Lynn Coffey always had a fascination with an older time. When she was a young girl she saved up her allowance money to buy an oil lamp, something that her mother found particularly perplexing. She told her mother at the young age of six that one day she would leave her Florida hometown and settle down in a log cabin in the mountains.
Coffey was true to her word. In 1970 she discovered the small town of Love, Virginia, off of the Blue Ridge Parkway, and made it her permanent home ten years later. She fit in easily with her new neighbors, who taught her how to live “the old way.” They taught her about canning and farming, among other practices.
“They gave me my whole way of life,” she said, “and I continued to live like that.”
After living in the mountains for a year, Coffey teamed up with her friend and neighbor Bunny Stein to create a newspaper called Backroads that told the stories of their neighbors. Stein retired after the first year but Coffey kept the paper running for 25 years. During that time, she got to know the mountain people who lived around her intimately.
“It’s been a really humbling thing to know that as an outsider, that I came in and the people trusted me to write their stories,” Coffey said. She mentioned that she had been warned the mountain people were clannish and wouldn’t be accepting to outsiders.
“I never felt that that was true. When I moved up here, I found them to be very warm and generous. They’re private people, but they were just so kind to me and they continued to be kind to me all these years.”
She started by interviewing a few of her close neighbors, who then referred her to other family members, and she continued to interview the mountain people within the small communities that surrounded Love.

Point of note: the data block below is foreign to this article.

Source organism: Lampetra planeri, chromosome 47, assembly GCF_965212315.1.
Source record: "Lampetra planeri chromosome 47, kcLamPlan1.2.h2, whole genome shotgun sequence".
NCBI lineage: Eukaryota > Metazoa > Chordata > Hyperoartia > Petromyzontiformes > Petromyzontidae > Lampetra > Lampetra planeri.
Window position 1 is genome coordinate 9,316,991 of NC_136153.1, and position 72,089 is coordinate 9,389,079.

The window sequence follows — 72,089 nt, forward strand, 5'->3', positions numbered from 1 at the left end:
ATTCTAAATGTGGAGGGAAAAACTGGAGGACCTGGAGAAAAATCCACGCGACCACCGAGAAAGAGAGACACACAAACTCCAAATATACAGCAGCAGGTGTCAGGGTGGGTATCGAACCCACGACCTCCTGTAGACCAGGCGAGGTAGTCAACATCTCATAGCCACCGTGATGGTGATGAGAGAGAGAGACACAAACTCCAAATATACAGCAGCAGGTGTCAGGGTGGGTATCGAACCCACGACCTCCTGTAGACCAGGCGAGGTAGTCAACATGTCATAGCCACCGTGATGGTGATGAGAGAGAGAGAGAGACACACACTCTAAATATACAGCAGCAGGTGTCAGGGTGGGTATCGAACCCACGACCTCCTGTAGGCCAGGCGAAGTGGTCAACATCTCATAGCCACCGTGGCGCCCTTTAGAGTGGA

“Each story is completely different,” Coffey said. “That amazes me because they were all born and raised right here. I don’t go more than 20 miles away to get an interview. I stick really close to my home here in Love.”
When she decided to retire, the people who read Backroads and whose families were included in the paper over the years wanted Coffey to do something with all of the stories. From 2007 to 2009 Coffey published three books filled with the stories from Backroads. The three Backroads books were titled “Plain Folk and Simple Livin’,” “The Road to Chicken Holler,” and “Faces of Appalachia.”
In 2013 Coffey interviewed 19 of the mountain people who were still living and compiled their stories into another book called “Appalachian Heart.”
In June of this year, she published another book with the stories of 17 more people, titled “Mountain Folk.”
Coffey will visit the Nelson Memorial Library on Monday, July 27 at 6:30 p.m. to talk about the stories in her newest book.
“It’s a nostalgic talk and it will take you back to a time that is no longer. I have a lot of stories from the mountain people that will certainly entertain everybody,” she said. “The mountain people are full of good humor.”
Coffey’s talk will conclude with a question and answer session for those who have questions about the mountain culture.
“I am proud and honored to be a spokesperson, a voice, for the mountain people because they have been very misrepresented and cast into the role of an ignorant hillbilly, and they are not anything like that,” she said.
Through her interviews Coffey found that although the mountain folk live a simpler life, they seem to be much happier than those who live in today’s fast-paced world.
“I think people are longing in their hearts for a simpler way of life, so it gives me a lot of pleasure to represent the mountain people who knew how to do it well,” she said.